This is our first issue of Just Thinking. It is our hope that this newsletter will challenge your mind and stir your heart. After all, it is not that I think, therefore, I am, but rather, the Great I Am has asked us to think, and therefore, we must. And we must serve Him with all our minds.



By now, one quickly sees a common theme resonating throughout this blog involving the influence of Mysticism on the Evangelical church in the United States.  Both Eastern Mysticism and ancient Roman Catholic Mysticism are common topics that are discussed. Much of the influence comes from authors and teachers who write popular best-selling Christian books that you can purchase at your local Christian bookstore.  Influence also comes from the pulpit of the church – yes, Evangelical churches are becoming inundated with these trends and concepts are being interwoven into traditional biblical practices while being labeled with titles sounding very “Christian” or “religious” or just beneficial to your spiritual walk – i.e. syncretism.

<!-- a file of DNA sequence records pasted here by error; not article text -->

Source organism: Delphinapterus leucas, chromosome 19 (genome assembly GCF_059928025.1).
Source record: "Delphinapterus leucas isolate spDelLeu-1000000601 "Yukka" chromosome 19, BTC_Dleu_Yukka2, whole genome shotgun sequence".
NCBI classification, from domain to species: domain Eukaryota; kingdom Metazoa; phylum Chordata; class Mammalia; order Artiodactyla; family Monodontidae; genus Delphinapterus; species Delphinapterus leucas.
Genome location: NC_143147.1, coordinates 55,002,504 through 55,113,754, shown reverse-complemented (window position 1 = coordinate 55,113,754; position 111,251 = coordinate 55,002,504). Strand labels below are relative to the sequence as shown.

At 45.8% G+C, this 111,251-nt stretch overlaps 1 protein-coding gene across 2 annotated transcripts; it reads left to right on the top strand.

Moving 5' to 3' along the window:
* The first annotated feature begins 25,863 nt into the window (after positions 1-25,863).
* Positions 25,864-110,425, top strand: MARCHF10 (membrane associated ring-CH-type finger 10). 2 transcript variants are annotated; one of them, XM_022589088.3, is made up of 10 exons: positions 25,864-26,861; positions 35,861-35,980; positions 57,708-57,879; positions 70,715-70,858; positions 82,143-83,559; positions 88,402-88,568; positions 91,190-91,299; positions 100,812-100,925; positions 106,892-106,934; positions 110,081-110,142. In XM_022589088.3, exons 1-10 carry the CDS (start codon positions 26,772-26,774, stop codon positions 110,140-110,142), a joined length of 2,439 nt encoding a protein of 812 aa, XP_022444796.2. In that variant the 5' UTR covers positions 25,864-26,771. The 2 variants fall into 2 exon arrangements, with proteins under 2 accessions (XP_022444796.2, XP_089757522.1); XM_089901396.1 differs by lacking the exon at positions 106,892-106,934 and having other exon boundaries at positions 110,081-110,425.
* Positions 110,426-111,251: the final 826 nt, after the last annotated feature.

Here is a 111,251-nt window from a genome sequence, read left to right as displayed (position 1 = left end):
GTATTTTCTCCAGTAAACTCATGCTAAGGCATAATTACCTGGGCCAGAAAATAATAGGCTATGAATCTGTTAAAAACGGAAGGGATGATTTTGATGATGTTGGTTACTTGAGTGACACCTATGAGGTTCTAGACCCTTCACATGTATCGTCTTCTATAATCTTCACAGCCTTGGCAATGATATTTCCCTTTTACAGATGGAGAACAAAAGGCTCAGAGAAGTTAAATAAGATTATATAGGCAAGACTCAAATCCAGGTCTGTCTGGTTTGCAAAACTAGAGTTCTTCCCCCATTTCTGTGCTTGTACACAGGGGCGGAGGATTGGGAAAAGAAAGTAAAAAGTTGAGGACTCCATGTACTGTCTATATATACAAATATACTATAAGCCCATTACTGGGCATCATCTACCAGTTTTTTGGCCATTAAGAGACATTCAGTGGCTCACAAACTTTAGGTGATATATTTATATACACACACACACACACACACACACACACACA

What is syncretism?

American Heritage Dictionary, syncretism is “the reconciliation or fusion of differing systems of belief.” This is most evident in the areas of philosophy and religion, and usually results in a new teaching or belief system. states that obviously, this cannot be reconciled to biblical Christianity –

Religious syncretism often takes place when foreign beliefs are introduced to an indigenous belief system and the teachings are blended. The new, heterogeneous religion then takes a shape of its own. This has been seen most clearly in Roman Catholic missionary history. Take, for example, the Roman Catholic Church’s proselytizing of animistic South America. Threatened with the fear of death, natives were baptized into the church by the tens of thousands without any preaching of the Gospel whatsoever. Former temples were razed, with Catholic shrines and chapels built on the same spot. Natives were allowed to substitute praying to saints instead of gods of water, earth and air, and replaced their former idols with new images of the Roman Catholic Church. Yet, the animistic religion the natives had formerly practiced was never fully replaced—it was adapted into Catholic teachings, and this new belief system was allowed to flourish.